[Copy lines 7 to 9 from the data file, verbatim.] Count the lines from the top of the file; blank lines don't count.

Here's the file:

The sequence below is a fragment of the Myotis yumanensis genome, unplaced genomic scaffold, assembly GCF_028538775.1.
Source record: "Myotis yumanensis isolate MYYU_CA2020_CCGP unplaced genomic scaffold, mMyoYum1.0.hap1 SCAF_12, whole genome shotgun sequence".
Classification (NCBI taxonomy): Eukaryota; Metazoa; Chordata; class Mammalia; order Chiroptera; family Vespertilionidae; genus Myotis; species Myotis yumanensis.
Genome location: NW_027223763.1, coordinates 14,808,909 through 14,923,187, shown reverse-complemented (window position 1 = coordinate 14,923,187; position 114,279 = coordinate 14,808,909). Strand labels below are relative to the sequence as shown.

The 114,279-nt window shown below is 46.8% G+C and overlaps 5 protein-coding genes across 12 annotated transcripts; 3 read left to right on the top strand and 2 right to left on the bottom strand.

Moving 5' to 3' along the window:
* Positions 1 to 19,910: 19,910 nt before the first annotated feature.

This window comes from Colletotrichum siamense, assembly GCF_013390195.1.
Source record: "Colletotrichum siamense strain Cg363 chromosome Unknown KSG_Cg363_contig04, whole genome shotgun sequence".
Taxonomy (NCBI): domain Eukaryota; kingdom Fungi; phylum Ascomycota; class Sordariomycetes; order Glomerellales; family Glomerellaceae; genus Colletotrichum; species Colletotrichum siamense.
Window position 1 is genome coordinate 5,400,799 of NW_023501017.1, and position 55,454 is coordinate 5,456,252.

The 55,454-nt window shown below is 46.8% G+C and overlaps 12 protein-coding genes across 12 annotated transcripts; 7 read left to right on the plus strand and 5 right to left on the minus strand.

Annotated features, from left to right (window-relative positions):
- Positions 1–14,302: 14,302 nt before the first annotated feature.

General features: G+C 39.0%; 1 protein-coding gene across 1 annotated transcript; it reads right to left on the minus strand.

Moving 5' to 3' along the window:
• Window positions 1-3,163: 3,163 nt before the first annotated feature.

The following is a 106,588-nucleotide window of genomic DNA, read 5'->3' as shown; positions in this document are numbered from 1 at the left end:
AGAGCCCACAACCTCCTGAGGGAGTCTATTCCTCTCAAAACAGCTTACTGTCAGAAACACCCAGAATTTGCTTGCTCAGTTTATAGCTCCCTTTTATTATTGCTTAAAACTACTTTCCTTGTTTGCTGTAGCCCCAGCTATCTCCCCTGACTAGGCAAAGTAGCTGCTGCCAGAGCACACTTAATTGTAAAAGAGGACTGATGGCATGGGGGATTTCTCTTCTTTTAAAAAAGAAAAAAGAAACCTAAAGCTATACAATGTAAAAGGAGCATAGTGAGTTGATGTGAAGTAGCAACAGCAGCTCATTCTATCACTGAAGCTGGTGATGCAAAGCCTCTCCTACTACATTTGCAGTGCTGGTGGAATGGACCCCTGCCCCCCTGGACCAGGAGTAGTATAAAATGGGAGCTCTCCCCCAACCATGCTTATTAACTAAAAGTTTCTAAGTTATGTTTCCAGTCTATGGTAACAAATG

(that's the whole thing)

* Positions 1 to 19,910: 19,910 nt before the first annotated feature.

This window comes from Colletotrichum siamense, assembly GCF_013390195.1.
Source record: "Colletotrichum siamense strain Cg363 chromosome Unknown KSG_Cg363_contig04, whole genome shotgun sequence".